January 3, 2024 – Difficult conversations are never easy but they are necessary. It's important to approach discussions with empathy and be mindful of how your employees and the collective organization feels.
We sat down with DeVry University's vice president of human resources Beth Hanson to give leaders tips to discover why these tough conversations are so important.
Learning to give feedback can be really beneficial to leaders and employees. But those conversations can be difficult. Where does a leaders start?
Starting a difficult conversation begins with preparation. Paint a clear picture of what you want to talk about and approach these by first considering the individuals whole self – the relationship you have with them and the emotional landscape. This same foundation is integrated in our leaders at DeVry University. We have to first understand where the individual may be coming from, with the ultimate goal of getting on the same page. Acknowledge that feedback can be difficult but that you are there to support them along the way.
What benefit can these conversations have for both leaders and their employees?
Feedback is a gift. People grow the most when they are challenged and put into uncomfortable situations.
In fact, I believe acknowledging and sitting with emotion creates space for a better dialogue. At DeVry, we have worked extremely hard to cultivate a Culture of CARE so that it’s embodied at every level of the organization. Our Culture of CARE includes Care for self, Care for colleagues, our students and the communities we serve.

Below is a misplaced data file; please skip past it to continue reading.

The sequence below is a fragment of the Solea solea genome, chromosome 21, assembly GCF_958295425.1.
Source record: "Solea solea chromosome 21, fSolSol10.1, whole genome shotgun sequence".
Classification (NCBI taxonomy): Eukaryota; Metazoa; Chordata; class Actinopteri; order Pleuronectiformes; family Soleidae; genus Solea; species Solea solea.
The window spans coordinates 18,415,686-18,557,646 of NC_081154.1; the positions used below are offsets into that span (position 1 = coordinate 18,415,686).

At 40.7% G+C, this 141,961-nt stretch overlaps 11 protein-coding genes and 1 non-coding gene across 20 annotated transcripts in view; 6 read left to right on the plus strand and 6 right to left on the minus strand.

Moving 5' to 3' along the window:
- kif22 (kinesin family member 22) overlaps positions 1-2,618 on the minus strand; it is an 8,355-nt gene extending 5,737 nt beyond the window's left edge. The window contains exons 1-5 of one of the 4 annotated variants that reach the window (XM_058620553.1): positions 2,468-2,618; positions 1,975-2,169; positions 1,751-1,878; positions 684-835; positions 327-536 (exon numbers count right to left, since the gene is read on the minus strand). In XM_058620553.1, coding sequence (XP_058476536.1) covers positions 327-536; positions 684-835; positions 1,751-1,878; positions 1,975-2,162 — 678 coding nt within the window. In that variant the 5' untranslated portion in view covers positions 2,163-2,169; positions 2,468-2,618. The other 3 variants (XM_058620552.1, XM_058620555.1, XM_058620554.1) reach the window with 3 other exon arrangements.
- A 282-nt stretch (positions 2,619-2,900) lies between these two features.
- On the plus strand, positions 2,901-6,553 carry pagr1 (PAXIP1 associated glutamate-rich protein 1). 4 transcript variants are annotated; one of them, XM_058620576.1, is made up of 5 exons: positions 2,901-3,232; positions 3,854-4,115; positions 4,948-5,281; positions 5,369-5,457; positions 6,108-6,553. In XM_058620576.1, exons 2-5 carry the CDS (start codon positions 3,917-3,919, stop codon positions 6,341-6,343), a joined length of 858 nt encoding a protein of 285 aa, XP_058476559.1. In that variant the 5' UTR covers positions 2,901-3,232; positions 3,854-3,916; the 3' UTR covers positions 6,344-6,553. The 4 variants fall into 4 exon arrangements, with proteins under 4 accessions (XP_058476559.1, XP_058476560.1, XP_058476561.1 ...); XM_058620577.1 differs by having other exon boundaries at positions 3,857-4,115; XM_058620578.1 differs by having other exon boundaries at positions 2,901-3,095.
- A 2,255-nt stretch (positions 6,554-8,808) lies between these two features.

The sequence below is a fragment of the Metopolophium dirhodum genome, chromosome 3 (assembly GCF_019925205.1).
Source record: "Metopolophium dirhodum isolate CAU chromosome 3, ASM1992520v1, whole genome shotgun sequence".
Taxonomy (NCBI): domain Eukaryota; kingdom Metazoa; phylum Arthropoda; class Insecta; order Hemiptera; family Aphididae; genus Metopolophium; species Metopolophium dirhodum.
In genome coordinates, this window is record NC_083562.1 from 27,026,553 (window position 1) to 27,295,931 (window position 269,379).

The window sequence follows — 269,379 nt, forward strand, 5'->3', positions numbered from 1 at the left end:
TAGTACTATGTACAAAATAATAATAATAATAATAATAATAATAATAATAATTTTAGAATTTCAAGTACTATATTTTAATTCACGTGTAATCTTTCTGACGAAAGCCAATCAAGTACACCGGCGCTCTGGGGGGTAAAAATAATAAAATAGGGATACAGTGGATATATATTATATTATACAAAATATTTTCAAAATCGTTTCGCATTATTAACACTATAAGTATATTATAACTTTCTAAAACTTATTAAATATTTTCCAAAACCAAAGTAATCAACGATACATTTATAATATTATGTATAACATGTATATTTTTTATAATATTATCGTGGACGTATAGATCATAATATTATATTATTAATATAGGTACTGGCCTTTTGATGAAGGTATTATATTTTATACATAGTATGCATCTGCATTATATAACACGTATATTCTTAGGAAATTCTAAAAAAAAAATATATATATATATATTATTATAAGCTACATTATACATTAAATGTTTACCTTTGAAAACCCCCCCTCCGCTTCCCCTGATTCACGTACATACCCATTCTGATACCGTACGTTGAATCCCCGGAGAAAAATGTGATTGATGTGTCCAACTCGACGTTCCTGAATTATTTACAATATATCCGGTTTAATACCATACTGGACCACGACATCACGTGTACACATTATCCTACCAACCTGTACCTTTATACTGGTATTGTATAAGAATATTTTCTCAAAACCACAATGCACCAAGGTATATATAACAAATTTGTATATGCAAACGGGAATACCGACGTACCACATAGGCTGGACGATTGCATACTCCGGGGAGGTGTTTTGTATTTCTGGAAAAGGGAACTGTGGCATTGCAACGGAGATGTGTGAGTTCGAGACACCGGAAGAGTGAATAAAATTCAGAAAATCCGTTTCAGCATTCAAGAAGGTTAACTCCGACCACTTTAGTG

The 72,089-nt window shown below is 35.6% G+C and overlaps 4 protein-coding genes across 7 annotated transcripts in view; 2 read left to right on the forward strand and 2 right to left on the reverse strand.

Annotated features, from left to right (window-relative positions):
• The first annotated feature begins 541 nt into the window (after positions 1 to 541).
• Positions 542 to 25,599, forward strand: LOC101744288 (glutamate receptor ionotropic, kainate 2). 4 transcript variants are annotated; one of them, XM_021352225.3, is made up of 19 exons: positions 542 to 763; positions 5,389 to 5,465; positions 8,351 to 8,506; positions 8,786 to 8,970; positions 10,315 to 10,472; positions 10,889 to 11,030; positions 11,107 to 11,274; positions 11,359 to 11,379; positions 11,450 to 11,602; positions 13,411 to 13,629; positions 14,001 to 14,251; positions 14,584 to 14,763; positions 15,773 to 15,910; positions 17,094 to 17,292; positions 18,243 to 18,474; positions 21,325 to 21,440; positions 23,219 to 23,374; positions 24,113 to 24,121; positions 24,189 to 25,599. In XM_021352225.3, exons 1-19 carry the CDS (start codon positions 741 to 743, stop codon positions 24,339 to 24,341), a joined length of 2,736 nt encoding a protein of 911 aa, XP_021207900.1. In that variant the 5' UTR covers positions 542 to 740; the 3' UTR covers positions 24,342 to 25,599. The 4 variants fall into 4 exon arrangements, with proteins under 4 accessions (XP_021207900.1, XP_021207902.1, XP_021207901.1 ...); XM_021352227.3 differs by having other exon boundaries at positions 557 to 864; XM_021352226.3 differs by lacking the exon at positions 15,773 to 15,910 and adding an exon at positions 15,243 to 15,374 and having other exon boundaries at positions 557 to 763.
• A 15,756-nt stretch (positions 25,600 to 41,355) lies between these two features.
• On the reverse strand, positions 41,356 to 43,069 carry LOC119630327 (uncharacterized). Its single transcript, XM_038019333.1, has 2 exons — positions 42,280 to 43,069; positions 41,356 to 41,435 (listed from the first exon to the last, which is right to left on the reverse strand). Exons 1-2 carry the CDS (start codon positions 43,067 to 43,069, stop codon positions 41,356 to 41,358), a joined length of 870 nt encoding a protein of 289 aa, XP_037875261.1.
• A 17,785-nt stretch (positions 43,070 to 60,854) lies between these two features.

You mentioned connecting to your culture. What value does that have when having these tough conversations?
It’s important that leaders think of their culture, that colleagues feel heard and valued by their leaders. Connecting to your values and expressing what you need during difficult conversations can help exponentially. Something we embrace at DeVry, especially around difficult conversations, are the TEACH values:
Teamwork: We put team first, appreciate diverse points of view, assume positive intent, collaborate, and communicate openly.
Energy: We move quickly and learn from our mistakes. We build a positive spirit and always look for a better way.
Accountability: We take ownership and initiative. We demonstrate courage as we speak and act with integrity in all that we do.
Community: We operate with a shared sense of responsibility and purpose. We enrich colleagues, students and the broader community we serve.
Heart: We serve students and each other with passion, respect, and care
What final piece of advice would you give leaders who know that they need to have these conversations but are hesitant?
It’s vital for leaders to be present and listen while coming from a place of positive intention. Some leaders have a hard time giving difficult feedback, or what they perceive to be difficult feedback. Many times, that’s because they feel uncomfortable sitting with someone to help them process their emotions. We cannot control how someone reacts to our feedback but what we can do is sit alongside someone to help them process through the emotion and feel supported along the way.
Finally, recognize you might not get it right on your first attempt. Failure is also a part of growing. How you handle those failures is what sets you apart as a leader.